After Earth

Over the River and Through the Woods...


30 May 2013| 1 Comment on After Earth     by Sean Chavel


As expensive as it looks, it’s a clunker. After Earth is an under-thought post-apocalyptic adventure with Jaden Smith in the wilderness and Will Smith sidelined with injury in spacecraft wreckage. They will be stuck on a decimated Earth, with hungry baboons and lions to feast on them if they don’t get off. The son Kitai needs to go fetch the rescue beacon, miles and miles away. The father Kaige will stay in contact by radio to mentor and instruct him. Seeing a morose Will Smith is not fun, and even less fun is seeing him motionless for three-quarters of a movie with a broken leg. What hinders the movie ultimately is the listless storytelling, and the directing by M. Night Shyamalan is too precious for me. He is always looking for pathos over staging realistic obstacles.

The adventure, often perfunctory, has endless minutes of walking or kneeling for rest. Weren’t there any re-writes to punch this up? Suddenly, a promise of excitement occurs when Kitai jumps off a cliff, one that’s taller than anything in “Avatar.” Kitai, with hang-glider wings on his back makes the dive, only to be chomped at by a hungry eagle. Just when I thought I needed something exciting to happen, something ridiculous like this happens and I wanted the excitement to stop happening. That reminds me – Shyamalan is never going to live down “The Happening” (2008). Or “Lady in the Water” (2006). Or “The Village” (2004).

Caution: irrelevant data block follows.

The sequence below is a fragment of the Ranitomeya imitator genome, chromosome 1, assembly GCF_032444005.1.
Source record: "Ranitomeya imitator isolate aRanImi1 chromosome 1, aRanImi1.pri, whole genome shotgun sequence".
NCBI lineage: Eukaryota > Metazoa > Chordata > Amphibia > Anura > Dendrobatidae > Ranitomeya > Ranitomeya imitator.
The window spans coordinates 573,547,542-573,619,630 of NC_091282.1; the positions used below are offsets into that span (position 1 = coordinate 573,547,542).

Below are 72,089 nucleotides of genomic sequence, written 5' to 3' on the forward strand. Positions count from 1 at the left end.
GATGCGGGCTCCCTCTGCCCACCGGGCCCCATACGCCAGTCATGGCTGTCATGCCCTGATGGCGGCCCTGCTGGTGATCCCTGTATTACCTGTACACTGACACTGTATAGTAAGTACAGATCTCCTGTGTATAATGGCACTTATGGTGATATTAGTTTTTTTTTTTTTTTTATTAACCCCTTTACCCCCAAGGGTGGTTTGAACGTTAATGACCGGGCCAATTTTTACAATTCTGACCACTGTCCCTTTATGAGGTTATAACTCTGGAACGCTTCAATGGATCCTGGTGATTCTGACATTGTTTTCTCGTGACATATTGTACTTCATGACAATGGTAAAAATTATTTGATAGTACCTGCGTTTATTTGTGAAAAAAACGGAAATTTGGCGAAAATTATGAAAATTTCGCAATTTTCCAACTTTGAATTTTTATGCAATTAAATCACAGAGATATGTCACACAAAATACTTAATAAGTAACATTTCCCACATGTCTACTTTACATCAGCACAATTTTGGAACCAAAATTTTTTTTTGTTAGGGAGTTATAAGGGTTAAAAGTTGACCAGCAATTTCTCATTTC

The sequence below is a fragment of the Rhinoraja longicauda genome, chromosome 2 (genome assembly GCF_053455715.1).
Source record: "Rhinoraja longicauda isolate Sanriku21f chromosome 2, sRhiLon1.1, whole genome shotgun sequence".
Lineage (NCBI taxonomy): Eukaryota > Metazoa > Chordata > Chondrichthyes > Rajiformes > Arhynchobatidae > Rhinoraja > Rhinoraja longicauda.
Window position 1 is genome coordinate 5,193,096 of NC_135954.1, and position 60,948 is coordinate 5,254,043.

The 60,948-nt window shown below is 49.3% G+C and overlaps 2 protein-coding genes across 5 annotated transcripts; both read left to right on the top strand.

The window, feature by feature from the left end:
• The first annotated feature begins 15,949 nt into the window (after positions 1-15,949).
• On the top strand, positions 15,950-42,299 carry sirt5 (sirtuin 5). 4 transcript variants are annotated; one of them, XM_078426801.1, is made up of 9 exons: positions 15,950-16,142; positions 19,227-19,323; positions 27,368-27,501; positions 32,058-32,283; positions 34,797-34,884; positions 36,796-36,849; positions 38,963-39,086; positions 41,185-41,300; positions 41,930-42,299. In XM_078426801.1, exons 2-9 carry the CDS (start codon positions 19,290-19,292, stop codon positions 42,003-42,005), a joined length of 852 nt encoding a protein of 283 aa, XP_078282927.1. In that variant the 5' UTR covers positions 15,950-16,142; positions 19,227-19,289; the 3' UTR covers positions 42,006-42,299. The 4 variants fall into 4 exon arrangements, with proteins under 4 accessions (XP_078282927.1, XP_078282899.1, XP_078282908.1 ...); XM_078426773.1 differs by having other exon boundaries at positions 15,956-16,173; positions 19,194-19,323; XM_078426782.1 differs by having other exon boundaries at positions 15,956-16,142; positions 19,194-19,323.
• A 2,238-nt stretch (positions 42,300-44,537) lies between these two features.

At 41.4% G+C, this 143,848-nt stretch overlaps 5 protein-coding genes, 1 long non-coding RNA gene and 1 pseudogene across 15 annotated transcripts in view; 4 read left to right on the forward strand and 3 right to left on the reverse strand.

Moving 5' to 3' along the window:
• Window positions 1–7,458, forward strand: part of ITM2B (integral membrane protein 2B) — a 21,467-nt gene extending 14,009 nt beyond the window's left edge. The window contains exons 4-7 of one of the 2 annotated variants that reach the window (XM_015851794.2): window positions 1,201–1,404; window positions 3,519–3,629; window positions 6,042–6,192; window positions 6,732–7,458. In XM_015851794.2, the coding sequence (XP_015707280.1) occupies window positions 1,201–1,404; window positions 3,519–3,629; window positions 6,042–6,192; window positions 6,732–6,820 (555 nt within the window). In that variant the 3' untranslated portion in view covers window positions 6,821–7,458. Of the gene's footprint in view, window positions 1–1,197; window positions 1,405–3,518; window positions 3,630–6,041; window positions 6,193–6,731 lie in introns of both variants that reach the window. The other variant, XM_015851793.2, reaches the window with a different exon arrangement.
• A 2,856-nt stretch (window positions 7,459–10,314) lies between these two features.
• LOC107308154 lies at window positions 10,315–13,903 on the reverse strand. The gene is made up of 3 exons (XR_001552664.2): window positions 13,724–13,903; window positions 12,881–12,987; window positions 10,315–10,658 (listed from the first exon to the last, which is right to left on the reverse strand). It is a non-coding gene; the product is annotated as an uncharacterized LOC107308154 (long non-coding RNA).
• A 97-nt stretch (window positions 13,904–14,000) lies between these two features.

I found the opening scenes at odds with the rest of the movie, but the idea here is that climate crisis and population woes ruined the Earth. Future people have found another planet named Nova Prime, this time society conducting themselves harmoniously. In progressive futuristic movies like this the populace is typically calm and civil. But gee, Will Smith is too solemn for this world. He makes you long for the pizzazz of personality that he brought to, I dunno, “I Am Legend” for Christ’s sake.

Flashbacks inform us of a family tragedy, one that spurned Will but motivated Jaden’s character to chase after a ranger occupation. By the end, he doesn’t want that ranger position as much as follow his mom’s occupation (Sophie Okonedo), although I can’t say I understood what she did — she’s a scientist, by claim. This development in following mom’s footsteps was more interesting though than that climactic bug-beast that Jaden fights that takes place… on yet another mountain.

The visuals are too polished, not rugged. That’s the artificiality of Hollywood for you. I got the feeling “After Earth” was made so that father and son Will and Jaden could work together, and so rich gaudy producers could use the background imagery for their own panel screen art at their own post-modern home. This project didn’t originate with Shyamalan, but he did co-write with Gary Whitta (“The Book of Eli”). How these guys are going to move on and live down “After Earth” is beyond me.

100 Minutes. Rated PG-13.


Film Cousins: “The Boy and His Dog” (1976); “I Am Legend” (2007); “The Road” (2009); “Oblivion” (2013).


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Sean Chavel

About The Author / Sean Chavel

Sean Chavel is a Hollywood based author and movie reviewer. He is the Executive Director of, a new website that has adapted the movie review site genre by introducing moodbased and movie experience based reviews.


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    rudolfmenon says,


    Im not fond of M. Night Shyamalan’s movies. .I was convinced what to expect from the trailers itself.


    on June 9, 2013


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